Keywords: Kitab al-Manazir, imam caliph al-Hakim, Renaissance, science, art, mathematics, astronomy, mechanics, physics, intromission, extromission, Ptolemy, Aristotle, Risala fi’l-makan, Treatise on Light, Optics, conception of place (topos), analytical geometry, law of motion.


Ibn al-Haytham

The polymath Abu Ali al-Hasan ibn al-Haytham (ca.965-1041 CE), known in Latin as Alhazen, was born in Basra, Iraq. After completing his studies in Iraq, he settled in Egypt, wherein he was commissioned by the Fatimid imam caliph al-Hakim (1021 CE) to design a dam on the Nile. Although his prolific contributions covered a variety of disciplines in mathematics, astronomy, and mechanics, his impact was greatest in the field of optics. His chef-d’ouvre Kitab al-Manazir (The Optics, ca. 1027 CE), which was translated into Latin as De aspectibus (ca. 1270 CE), decisively shaped the emerging theory of perspective in medieval and Renaissance science and art. His influence is noticeable in medieval scholars such as Roger Bacon, John Peckam, and Witelo, and in Renaissance theorists such as Leon Battista Alberti and Lorenzo Ghiberti.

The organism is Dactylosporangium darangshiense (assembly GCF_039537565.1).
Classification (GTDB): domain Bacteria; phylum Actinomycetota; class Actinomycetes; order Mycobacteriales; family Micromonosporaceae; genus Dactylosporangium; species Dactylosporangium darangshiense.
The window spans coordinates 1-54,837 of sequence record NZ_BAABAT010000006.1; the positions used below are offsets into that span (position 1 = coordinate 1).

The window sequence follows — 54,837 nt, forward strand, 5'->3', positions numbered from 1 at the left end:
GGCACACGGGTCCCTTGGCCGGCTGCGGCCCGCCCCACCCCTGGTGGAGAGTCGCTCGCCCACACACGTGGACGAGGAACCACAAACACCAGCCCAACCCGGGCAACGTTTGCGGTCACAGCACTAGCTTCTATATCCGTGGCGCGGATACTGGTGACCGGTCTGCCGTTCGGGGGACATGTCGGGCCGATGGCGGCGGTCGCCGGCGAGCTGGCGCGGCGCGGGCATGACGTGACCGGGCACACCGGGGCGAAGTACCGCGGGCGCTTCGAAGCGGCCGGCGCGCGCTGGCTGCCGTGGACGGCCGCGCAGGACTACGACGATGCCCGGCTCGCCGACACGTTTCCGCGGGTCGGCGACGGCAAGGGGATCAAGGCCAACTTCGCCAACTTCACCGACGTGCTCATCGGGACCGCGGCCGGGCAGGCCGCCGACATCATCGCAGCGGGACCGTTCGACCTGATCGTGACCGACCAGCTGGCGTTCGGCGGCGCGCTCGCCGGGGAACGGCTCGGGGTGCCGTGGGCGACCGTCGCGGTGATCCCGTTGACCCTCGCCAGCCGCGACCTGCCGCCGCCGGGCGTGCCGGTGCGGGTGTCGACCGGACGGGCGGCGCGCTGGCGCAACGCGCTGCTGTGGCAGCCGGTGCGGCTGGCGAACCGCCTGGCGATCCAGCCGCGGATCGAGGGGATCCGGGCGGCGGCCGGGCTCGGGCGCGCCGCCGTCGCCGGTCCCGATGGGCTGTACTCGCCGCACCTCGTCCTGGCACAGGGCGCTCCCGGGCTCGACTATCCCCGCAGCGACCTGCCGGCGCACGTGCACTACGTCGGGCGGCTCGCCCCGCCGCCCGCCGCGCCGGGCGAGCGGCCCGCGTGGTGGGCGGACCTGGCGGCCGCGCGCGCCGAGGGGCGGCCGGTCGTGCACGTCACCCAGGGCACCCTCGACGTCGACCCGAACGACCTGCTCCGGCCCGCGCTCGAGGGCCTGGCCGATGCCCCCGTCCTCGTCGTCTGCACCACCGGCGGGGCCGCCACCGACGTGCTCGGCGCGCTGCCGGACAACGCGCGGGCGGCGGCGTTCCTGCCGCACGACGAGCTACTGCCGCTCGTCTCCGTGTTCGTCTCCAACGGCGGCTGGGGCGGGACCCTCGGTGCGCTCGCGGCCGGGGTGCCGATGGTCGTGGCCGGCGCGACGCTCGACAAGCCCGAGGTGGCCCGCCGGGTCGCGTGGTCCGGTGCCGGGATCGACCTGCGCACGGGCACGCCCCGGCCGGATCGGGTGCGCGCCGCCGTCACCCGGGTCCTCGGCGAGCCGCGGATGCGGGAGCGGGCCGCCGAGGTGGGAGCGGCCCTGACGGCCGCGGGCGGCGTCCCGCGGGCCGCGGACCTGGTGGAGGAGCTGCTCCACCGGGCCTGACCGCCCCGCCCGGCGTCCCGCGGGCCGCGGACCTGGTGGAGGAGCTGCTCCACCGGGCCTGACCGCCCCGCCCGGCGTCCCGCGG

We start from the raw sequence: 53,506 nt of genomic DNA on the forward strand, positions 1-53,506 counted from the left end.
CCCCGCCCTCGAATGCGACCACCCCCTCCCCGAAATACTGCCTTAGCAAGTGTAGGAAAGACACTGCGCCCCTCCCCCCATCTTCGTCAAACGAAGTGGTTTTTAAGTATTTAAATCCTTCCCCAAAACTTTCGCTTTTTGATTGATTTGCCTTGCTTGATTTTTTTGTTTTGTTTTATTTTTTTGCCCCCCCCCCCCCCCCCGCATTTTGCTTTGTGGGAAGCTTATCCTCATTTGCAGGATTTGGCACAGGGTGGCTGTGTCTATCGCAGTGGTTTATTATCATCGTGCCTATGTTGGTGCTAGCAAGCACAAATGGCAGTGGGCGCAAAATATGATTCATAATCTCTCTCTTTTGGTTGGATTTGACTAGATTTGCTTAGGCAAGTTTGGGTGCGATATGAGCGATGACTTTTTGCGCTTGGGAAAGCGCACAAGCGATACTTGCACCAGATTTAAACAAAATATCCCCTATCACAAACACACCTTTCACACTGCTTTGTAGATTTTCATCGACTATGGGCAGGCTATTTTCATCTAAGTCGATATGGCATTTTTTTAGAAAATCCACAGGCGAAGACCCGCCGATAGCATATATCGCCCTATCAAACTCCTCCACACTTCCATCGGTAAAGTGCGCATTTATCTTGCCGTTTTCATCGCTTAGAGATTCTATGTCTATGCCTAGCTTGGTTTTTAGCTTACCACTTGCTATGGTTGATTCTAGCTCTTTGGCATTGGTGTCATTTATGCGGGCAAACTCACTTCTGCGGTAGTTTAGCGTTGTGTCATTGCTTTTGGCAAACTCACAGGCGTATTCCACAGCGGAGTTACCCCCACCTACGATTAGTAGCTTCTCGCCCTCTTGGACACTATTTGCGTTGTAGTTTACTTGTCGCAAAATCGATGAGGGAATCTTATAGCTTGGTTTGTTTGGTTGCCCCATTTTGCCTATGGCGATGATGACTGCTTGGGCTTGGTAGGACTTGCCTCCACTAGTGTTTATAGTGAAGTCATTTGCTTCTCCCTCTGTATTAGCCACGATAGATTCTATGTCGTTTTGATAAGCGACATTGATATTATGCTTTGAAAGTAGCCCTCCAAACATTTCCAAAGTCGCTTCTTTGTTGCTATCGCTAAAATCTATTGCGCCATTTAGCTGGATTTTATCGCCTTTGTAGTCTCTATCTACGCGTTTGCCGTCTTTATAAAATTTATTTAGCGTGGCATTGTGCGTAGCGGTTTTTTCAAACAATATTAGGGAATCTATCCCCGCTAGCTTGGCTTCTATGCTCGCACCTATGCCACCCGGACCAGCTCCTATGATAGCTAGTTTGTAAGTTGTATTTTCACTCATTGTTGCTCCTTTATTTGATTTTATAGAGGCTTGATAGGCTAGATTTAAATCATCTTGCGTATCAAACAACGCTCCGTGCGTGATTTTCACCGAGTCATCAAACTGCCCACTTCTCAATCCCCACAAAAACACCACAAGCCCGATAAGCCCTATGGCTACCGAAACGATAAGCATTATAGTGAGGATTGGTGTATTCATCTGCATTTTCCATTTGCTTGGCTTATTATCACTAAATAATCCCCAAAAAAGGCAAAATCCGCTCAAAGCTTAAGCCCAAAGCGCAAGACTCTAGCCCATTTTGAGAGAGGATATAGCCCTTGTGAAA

Professor Nader El-Bizri

Nader El-Bizri is Professor of Philosophy and Director of the Civilization Studies Program at the American University of Beirut. He has previously taught at the University of Cambridge, the University of Nottingham, and the University of Lincoln. He is also affiliated with The Institute of Ismaili Studies in London and the Centre National de la Recherche Scientifique in Paris. 


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